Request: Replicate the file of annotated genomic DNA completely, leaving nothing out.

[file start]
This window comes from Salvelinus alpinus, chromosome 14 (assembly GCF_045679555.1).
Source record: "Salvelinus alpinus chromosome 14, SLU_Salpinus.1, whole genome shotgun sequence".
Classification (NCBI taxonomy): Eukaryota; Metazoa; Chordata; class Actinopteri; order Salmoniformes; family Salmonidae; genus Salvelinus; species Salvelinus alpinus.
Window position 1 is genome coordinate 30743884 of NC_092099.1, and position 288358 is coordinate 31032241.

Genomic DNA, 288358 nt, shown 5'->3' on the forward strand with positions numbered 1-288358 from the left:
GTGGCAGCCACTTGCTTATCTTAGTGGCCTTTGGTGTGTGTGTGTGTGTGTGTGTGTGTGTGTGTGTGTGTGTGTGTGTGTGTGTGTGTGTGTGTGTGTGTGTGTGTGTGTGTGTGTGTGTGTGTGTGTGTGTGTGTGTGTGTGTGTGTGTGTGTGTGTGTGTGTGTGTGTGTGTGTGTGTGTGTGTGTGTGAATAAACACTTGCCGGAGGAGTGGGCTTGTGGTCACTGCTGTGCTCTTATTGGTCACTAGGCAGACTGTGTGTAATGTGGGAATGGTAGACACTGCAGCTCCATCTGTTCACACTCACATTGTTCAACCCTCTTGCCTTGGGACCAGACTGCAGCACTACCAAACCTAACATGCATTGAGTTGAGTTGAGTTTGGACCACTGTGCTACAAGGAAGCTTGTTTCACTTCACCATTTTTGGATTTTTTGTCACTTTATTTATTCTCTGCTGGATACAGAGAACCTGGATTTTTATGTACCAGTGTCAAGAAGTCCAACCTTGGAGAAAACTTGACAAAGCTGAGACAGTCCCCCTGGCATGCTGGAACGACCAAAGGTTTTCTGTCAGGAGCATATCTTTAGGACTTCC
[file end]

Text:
This window comes from Salvelinus alpinus, chromosome 14 (assembly GCF_045679555.1).
Source record: "Salvelinus alpinus chromosome 14, SLU_Salpinus.1, whole genome shotgun sequence".
Classification (NCBI taxonomy): Eukaryota; Metazoa; Chordata; class Actinopteri; order Salmoniformes; family Salmonidae; genus Salvelinus; species Salvelinus alpinus.
Window position 1 is genome coordinate 30743884 of NC_092099.1, and position 288358 is coordinate 31032241.

Genomic DNA, 288358 nt, shown 5'->3' on the forward strand with positions numbered 1-288358 from the left:
GTGGCAGCCACTTGCTTATCTTAGTGGCCTTTGGTGTGTGTGTGTGTGTGTGTGTGTGTGTGTGTGTGTGTGTGTGTGTGTGTGTGTGTGTGTGTGTGTGTGTGTGTGTGTGTGTGTGTGTGTGTGTGTGTGTGTGTGTGTGTGTGTGTGTGTGTGTGTGTGTGTGTGTGTGTGTGTGTGTGTGTGTGTGTGAATAAACACTTGCCGGAGGAGTGGGCTTGTGGTCACTGCTGTGCTCTTATTGGTCACTAGGCAGACTGTGTGTAATGTGGGAATGGTAGACACTGCAGCTCCATCTGTTCACACTCACATTGTTCAACCCTCTTGCCTTGGGACCAGACTGCAGCACTACCAAACCTAACATGCATTGAGTTGAGTTGAGTTTGGACCACTGTGCTACAAGGAAGCTTGTTTCACTTCACCATTTTTGGATTTTTTGTCACTTTATTTATTCTCTGCTGGATACAGAGAACCTGGATTTTTATGTACCAGTGTCAAGAAGTCCAACCTTGGAGAAAACTTGACAAAGCTGAGACAGTCCCCCTGGCATGCTGGAACGACCAAAGGTTTTCTGTCAGGAGCATATCTTTAGGACTTCC